Wind Advisory + Severe Weather Potential Tonight

We’re in store for an all around windy day. Wind advisory has been issued for our counties, expiring 1 AM tomorrow. Already seeing reports of 30+ mph gusts. Expect these winds to strengthen throughout the day ahead of this evening’s storms… could approach 50 mph gusts OUTSIDE of the storms!

NWS Blend of Models Wind Gusts, Wed. 11am – Thu. 1am

Now let’s talk severe weather:


This evening after dinnertime. NWS giving us a 7 pm to 10 pm time frame. High res models agree:

HRRR Composite Reflectivity, Wed. 4pm – Thu. 1am

Severe Weather Threats

Could see impacts throughout our counties. Greatest threat west of I-24. Slight bump up in tornado/wind outlooks by the SPC. 5%-10% probability of a tornado within 25 miles of you.

Tornado Outlook

30% probability of damaging thunderstorm winds/wind gusts. That didn’t change from yesterday. But we are now on the edge of the “hatched” area: 10% or greater probability of 75+ mph gusts within 25 miles of you.

Wind Outlook

Could see isolated flooding in flood prone areas. Most will see around an inch of rain. Takeaway is damaging straight-line winds are likely. Can’t rule out isolated tornadoes.


As with our past few severe weather events, all eyes are on the amount of available energy these storms can feed off of. This is called CAPE in the weather world. If there’s no or little CAPE when the storms come through, they don’t have the energy for that extra “punch” that takes them to damaging strength. Storms can still be windy without much CAPE. But, the CAPE may make the difference in whether any spin up tornadoes can get going, for example.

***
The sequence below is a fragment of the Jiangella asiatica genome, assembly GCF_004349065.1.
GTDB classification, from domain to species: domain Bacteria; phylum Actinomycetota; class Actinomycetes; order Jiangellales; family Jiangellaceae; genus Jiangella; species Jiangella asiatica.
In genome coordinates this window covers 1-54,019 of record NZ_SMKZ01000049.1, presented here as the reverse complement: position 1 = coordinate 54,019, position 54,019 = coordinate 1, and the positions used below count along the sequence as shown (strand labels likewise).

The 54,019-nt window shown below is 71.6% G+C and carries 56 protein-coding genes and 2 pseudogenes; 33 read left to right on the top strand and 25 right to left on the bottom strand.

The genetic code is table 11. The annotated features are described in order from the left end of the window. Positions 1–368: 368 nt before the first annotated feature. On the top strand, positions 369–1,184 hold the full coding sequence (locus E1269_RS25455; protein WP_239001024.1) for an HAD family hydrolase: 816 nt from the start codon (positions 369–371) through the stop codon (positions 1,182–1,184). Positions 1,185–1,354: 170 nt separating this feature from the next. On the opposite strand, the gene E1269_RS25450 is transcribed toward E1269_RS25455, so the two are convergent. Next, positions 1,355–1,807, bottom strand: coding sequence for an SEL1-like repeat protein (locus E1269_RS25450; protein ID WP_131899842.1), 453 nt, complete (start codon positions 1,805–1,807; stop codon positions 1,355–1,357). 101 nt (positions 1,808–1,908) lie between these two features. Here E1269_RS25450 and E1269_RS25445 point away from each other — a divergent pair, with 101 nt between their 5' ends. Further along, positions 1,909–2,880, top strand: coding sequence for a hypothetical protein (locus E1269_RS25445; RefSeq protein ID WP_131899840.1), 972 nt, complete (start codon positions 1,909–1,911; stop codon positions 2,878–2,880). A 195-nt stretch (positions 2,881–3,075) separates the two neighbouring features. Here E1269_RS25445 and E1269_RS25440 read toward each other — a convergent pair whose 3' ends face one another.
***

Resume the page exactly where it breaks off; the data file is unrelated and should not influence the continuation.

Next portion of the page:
These kinds of caveats are most clear in hindsight, of course. So, for now, we prepare for what we could see and be prepared to quickly adapt as the storms roll in.


A series of questions… If you’ve been around here a long time, you know these are the things to think about when severe weather is knocking on our door. If you’re new here or need a refresher, some ideas:

Do you know where you are on a map? Warnings are issued by polygons, not entire counties. So, know where your location is on a map so you know whether you’re included in a warning or not.

Do you have multiple ways to get warnings or are your relying only on tornado sirens, for example (no no). Have a NOAA Weather Radio and a weather alert app ready to go, at least.

Do you know where your safe place is? In you’re home, lowest level, interior closet or bathroom or hallway. Put as many walls between you and the outside as possible. Cars and mobile homes are a bad idea. If you live in a mobile home, spending time in a sturdy structure between 8-11 pm is a good idea this evening. No need to stay the whole night. Just til the line passes.

Are you prepared for a power outage? Today would be a good day to check batteries in the flashlights and weather radio.

Do you have storm anxiety? You’re not the only one. That we know. Being prepared and having people around you is crucial to helping ease fears. See this article from our friend Samuel:

Make sure to check forecast updates and look out for any watches/warnings that are issued. For more on what to do and how to prepare, click here:

Quick References:

Weather changes constantly.
Follow @NashSevereWx on Twitter for any changes to this forecast.

Live coverage during tornado and severe thunderstorm warnings:

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